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Guide to Getting Your Record Expunged in 2021

It can be tough to progress in modern society if one has a criminal record. For example, it’s much harder to find a job, rent an apartment, or obtain financing arrangements like a car loan or mortgage. Therefore, it’s wise to consider all options to possibly remove criminal records like expungement. Expungement refers to removing criminal offenses of a record or even diminishing them to lesser misdemeanors. For example, reducing a DUI to a wet reckless is a common way to lessen criminal offenses.

This alone will make it much easier to progress in modern society and know that each jurisdiction has its own rules regarding expungement. Use this guide to learn about expungement, eligibility, related terms and case studies by state.

What is expungement?

Expungement or expunction is a process that entails erasing criminal history from one’s record. These criminal convictions can range from a variety of offenses from robbery, drug possession, prostitution, DUIs, petty theft, disorderly conduct and more. Generally, offenses that can be expunged are relatively minor, which is why they’re eligible for this treatment. Conversely, major crimes like child molestation, rape, murder and assault with a deadly weapon can’t be expunged as they have severe impacts on society.

After this has occurred, the individual doesn’t need to disclose this offense to prospective landlords nor employers. Some landlords conduct a background check, credit check, and require three references. They do this to ensure that the renter can pay the rent on time and has good character. However, fewer landlords ask about criminal backgrounds and it varies by company. Employers have asked candidates about criminal records in the past, via questions on the application form. Per legal website Nolo, 92% of employers check an applicant’s history for criminal offenses and this is more common in highly regulated industries like financial services.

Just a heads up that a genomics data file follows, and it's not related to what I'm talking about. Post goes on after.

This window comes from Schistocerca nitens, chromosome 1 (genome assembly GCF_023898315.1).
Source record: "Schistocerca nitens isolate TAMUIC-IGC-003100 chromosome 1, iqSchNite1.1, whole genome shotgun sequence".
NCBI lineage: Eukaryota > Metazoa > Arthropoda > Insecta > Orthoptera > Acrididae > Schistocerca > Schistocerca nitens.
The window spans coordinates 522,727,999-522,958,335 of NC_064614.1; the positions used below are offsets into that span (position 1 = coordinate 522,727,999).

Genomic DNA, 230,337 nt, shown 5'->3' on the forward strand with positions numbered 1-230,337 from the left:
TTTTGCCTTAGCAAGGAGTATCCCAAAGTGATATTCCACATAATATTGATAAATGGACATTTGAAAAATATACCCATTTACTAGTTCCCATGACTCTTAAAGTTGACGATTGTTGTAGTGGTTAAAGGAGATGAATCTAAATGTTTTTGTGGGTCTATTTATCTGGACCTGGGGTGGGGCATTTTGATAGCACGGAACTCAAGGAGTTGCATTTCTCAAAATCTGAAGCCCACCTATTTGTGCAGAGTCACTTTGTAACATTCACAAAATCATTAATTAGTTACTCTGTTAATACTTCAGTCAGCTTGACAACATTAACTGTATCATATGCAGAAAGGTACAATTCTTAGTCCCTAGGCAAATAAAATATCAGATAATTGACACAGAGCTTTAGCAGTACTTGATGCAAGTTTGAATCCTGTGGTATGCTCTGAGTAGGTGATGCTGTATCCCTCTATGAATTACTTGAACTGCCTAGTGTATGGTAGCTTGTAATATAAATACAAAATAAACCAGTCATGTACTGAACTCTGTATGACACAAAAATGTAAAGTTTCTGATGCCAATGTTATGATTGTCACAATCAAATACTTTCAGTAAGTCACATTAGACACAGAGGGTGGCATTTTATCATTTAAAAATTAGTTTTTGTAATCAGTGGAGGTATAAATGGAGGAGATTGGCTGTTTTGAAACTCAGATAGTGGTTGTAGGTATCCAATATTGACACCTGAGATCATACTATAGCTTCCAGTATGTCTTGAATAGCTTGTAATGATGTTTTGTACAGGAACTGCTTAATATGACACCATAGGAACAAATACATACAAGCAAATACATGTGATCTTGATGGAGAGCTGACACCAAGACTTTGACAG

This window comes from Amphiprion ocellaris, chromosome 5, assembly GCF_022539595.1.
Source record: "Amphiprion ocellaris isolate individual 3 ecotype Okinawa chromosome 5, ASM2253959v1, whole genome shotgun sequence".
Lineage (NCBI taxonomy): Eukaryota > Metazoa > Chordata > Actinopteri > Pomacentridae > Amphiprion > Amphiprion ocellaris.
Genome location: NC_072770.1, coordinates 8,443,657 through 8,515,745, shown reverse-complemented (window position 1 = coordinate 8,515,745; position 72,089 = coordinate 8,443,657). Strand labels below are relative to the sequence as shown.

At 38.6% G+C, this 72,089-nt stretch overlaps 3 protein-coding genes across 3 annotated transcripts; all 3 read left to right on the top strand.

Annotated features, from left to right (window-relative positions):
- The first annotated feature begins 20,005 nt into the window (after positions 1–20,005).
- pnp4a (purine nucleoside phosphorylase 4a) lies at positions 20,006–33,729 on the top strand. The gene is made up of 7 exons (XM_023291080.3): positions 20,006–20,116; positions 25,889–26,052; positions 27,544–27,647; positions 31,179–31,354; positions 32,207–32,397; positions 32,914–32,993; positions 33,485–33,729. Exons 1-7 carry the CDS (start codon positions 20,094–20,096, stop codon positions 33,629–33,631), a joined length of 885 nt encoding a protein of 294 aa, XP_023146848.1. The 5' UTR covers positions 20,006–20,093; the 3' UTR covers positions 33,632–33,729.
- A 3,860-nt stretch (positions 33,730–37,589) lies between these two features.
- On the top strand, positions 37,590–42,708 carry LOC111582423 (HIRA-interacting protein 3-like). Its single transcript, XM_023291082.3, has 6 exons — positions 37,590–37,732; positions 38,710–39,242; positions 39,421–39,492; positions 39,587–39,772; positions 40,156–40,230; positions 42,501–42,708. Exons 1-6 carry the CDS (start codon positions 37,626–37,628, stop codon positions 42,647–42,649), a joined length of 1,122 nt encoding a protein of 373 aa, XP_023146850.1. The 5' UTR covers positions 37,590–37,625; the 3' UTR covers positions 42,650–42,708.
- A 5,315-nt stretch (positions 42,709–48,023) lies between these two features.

Also, expunged offenses won’t appear on a background check, so important circles of influence won’t know about it. Applicants can legally answer “no” if they’ve been convicted of a crime if they have expunged offenses. This process can be seen as a second chance for the convicted party, as it won’t impact their societal progression.

However, keep in mind that expunged crimes are never truly gone as legal jurisdictions and other government agencies can still see these past offenses. Some government agencies ranging from local police departments, state highway patrol or even federal agencies like the DEA and FBI will be able to see expunged records. This access would be limited to just these groups. Unlike other similar terms, it can’t be accessed by the public, even with a court petition. These past offenses can be used by government officials against a defendant in a court of law for other crimes committed or even during immigration hearings.